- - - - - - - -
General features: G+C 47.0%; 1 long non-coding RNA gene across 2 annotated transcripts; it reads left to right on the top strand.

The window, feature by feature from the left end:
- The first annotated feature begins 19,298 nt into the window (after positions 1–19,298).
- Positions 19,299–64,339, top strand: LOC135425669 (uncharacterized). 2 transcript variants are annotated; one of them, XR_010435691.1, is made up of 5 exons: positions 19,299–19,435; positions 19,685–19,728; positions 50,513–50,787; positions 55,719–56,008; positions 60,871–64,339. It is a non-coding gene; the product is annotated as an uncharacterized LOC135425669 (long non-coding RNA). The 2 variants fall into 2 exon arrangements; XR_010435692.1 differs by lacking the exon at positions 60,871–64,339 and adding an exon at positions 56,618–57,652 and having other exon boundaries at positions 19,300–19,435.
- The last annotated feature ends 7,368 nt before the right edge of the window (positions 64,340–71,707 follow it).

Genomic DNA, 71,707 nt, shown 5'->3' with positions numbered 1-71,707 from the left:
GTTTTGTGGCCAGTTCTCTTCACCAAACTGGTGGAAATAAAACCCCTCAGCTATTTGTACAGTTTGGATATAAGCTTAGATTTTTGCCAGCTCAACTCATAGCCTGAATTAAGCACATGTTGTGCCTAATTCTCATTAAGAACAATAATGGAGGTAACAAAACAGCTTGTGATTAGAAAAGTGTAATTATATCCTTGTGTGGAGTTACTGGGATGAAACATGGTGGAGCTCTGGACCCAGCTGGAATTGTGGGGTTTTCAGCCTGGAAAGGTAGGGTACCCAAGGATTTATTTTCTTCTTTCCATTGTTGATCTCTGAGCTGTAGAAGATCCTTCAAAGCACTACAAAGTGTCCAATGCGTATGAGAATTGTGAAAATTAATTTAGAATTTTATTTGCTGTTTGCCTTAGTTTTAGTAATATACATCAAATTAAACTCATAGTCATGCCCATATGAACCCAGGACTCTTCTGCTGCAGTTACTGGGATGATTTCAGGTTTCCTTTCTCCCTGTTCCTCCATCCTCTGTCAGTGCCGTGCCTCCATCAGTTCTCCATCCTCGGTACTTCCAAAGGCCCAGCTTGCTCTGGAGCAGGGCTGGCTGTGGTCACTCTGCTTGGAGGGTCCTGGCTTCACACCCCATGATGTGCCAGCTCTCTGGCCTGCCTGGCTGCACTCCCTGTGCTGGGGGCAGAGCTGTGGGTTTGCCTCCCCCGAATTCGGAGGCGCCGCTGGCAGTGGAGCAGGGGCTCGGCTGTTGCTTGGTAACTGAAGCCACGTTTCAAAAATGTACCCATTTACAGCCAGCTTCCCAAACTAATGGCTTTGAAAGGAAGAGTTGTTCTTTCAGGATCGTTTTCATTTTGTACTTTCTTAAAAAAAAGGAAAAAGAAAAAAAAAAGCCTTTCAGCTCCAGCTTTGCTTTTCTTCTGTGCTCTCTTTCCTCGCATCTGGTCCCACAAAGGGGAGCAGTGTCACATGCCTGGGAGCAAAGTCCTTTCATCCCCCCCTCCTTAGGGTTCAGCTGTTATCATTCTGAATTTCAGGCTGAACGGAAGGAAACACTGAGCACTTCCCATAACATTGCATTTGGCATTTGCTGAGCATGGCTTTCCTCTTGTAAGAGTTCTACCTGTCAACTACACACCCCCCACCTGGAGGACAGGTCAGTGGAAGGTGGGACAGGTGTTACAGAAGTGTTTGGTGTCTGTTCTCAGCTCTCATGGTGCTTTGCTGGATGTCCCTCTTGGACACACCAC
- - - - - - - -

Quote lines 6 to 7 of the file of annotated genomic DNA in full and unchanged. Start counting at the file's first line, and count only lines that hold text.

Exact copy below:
Genomic DNA, 71,707 nt, shown 5'->3' with positions numbered 1-71,707 from the left:
GTTTTGTGGCCAGTTCTCTTCACCAAACTGGTGGAAATAAAACCCCTCAGCTATTTGTACAGTTTGGATATAAGCTTAGATTTTTGCCAGCTCAACTCATAGCCTGAATTAAGCACATGTTGTGCCTAATTCTCATTAAGAACAATAATGGAGGTAACAAAACAGCTTGTGATTAGAAAAGTGTAATTATATCCTTGTGTGGAGTTACTGGGATGAAACATGGTGGAGCTCTGGACCCAGCTGGAATTGTGGGGTTTTCAGCCTGGAAAGGTAGGGTACCCAAGGATTTATTTTCTTCTTTCCATTGTTGATCTCTGAGCTGTAGAAGATCCTTCAAAGCACTACAAAGTGTCCAATGCGTATGAGAATTGTGAAAATTAATTTAGAATTTTATTTGCTGTTTGCCTTAGTTTTAGTAATATACATCAAATTAAACTCATAGTCATGCCCATATGAACCCAGGACTCTTCTGCTGCAGTTACTGGGATGATTTCAGGTTTCCTTTCTCCCTGTTCCTCCATCCTCTGTCAGTGCCGTGCCTCCATCAGTTCTCCATCCTCGGTACTTCCAAAGGCCCAGCTTGCTCTGGAGCAGGGCTGGCTGTGGTCACTCTGCTTGGAGGGTCCTGGCTTCACACCCCATGATGTGCCAGCTCTCTGGCCTGCCTGGCTGCACTCCCTGTGCTGGGGGCAGAGCTGTGGGTTTGCCTCCCCCGAATTCGGAGGCGCCGCTGGCAGTGGAGCAGGGGCTCGGCTGTTGCTTGGTAACTGAAGCCACGTTTCAAAAATGTACCCATTTACAGCCAGCTTCCCAAACTAATGGCTTTGAAAGGAAGAGTTGTTCTTTCAGGATCGTTTTCATTTTGTACTTTCTTAAAAAAAAGGAAAAAGAAAAAAAAAAGCCTTTCAGCTCCAGCTTTGCTTTTCTTCTGTGCTCTCTTTCCTCGCATCTGGTCCCACAAAGGGGAGCAGTGTCACATGCCTGGGAGCAAAGTCCTTTCATCCCCCCCTCCTTAGGGTTCAGCTGTTATCATTCTGAATTTCAGGCTGAACGGAAGGAAACACTGAGCACTTCCCATAACATTGCATTTGGCATTTGCTGAGCATGGCTTTCCTCTTGTAAGAGTTCTACCTGTCAACTACACACCCCCCACCTGGAGGACAGGTCAGTGGAAGGTGGGACAGGTGTTACAGAAGTGTTTGGTGTCTGTTCTCAGCTCTCATGGTGCTTTGCTGGATGTCCCTCTTGGACACACCAC